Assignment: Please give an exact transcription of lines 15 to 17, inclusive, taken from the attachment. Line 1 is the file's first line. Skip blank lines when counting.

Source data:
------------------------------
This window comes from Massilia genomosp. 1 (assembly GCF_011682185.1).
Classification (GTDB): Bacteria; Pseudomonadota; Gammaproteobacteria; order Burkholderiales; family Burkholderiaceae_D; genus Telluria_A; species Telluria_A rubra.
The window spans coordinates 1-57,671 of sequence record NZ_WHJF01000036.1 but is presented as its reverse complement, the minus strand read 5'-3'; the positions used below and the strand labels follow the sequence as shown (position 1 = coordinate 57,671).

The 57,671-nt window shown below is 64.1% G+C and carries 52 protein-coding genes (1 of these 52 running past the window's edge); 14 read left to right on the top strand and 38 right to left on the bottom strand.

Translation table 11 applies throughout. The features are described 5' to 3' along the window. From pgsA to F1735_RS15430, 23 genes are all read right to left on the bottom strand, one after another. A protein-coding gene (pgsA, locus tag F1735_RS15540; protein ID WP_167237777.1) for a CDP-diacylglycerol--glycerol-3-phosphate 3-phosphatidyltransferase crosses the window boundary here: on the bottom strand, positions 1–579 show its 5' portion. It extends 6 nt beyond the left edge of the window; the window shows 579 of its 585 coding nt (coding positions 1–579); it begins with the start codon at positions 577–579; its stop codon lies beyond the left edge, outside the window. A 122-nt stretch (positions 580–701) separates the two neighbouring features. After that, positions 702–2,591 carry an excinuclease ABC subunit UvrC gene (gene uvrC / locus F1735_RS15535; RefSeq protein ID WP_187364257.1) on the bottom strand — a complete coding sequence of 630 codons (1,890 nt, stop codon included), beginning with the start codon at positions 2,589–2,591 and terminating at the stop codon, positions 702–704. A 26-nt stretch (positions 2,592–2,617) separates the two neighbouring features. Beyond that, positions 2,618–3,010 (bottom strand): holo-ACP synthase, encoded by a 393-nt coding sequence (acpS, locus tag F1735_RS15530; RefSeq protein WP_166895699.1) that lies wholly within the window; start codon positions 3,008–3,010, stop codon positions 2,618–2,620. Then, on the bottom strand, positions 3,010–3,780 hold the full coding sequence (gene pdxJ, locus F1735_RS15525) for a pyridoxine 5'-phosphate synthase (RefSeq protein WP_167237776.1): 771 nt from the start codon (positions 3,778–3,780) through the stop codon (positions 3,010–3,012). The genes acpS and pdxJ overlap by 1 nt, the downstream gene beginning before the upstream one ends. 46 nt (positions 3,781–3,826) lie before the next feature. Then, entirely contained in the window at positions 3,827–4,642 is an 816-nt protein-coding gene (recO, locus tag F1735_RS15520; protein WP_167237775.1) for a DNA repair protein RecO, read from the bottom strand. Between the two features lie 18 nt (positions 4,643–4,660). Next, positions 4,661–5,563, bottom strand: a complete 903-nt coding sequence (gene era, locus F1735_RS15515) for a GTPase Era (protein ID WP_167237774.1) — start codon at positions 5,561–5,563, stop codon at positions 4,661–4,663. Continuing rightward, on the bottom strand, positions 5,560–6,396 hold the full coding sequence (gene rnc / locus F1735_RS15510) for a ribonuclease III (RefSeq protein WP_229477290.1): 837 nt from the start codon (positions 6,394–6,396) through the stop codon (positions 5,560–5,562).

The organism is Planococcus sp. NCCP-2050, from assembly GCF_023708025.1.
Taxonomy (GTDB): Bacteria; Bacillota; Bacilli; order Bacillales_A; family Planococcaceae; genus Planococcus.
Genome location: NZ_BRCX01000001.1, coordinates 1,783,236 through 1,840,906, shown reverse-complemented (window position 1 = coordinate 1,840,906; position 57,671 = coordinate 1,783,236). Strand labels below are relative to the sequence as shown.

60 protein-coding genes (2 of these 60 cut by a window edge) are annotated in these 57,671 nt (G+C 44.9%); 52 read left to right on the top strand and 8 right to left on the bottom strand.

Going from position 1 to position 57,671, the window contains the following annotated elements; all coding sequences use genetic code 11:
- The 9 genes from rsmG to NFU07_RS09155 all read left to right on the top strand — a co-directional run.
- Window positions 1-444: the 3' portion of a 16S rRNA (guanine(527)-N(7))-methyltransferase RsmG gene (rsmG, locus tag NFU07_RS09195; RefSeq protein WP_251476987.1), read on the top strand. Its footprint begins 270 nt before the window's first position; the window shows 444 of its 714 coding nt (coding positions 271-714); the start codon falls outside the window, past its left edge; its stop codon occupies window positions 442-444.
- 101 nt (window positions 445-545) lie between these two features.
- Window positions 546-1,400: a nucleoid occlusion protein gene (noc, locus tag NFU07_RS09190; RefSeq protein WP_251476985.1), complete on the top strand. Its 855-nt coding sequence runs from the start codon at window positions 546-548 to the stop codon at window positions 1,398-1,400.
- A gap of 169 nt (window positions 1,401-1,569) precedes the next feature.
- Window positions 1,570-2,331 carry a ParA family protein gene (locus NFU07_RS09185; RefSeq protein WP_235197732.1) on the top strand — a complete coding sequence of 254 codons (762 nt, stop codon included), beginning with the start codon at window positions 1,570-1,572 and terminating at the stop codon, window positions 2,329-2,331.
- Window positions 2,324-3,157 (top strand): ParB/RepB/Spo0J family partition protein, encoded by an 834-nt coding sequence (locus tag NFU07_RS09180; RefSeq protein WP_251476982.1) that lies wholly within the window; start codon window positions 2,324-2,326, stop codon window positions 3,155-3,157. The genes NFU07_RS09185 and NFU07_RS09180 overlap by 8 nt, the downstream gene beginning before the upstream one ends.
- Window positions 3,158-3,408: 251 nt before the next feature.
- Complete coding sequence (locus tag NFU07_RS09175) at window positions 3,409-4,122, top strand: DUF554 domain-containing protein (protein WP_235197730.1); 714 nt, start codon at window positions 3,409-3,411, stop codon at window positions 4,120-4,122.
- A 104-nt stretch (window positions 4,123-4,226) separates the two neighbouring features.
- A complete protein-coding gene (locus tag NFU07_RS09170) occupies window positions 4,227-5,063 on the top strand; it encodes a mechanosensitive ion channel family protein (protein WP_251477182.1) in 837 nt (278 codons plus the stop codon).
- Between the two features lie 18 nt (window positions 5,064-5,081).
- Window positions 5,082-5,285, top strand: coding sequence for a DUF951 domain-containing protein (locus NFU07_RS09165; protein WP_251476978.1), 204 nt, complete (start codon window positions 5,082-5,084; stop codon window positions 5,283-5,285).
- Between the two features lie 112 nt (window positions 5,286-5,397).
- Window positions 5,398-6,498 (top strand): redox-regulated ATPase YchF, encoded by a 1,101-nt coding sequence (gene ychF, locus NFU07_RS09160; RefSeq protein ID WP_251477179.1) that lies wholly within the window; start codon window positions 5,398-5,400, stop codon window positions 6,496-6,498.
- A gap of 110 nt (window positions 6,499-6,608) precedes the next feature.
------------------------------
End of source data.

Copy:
- A gap of 169 nt (window positions 1,401-1,569) precedes the next feature.
- Window positions 1,570-2,331 carry a ParA family protein gene (locus NFU07_RS09185; RefSeq protein WP_235197732.1) on the top strand — a complete coding sequence of 254 codons (762 nt, stop codon included), beginning with the start codon at window positions 1,570-1,572 and terminating at the stop codon, window positions 2,329-2,331.
- Window positions 2,324-3,157 (top strand): ParB/RepB/Spo0J family partition protein, encoded by an 834-nt coding sequence (locus tag NFU07_RS09180; RefSeq protein WP_251476982.1) that lies wholly within the window; start codon window positions 2,324-2,326, stop codon window positions 3,155-3,157. The genes NFU07_RS09185 and NFU07_RS09180 overlap by 8 nt, the downstream gene beginning before the upstream one ends.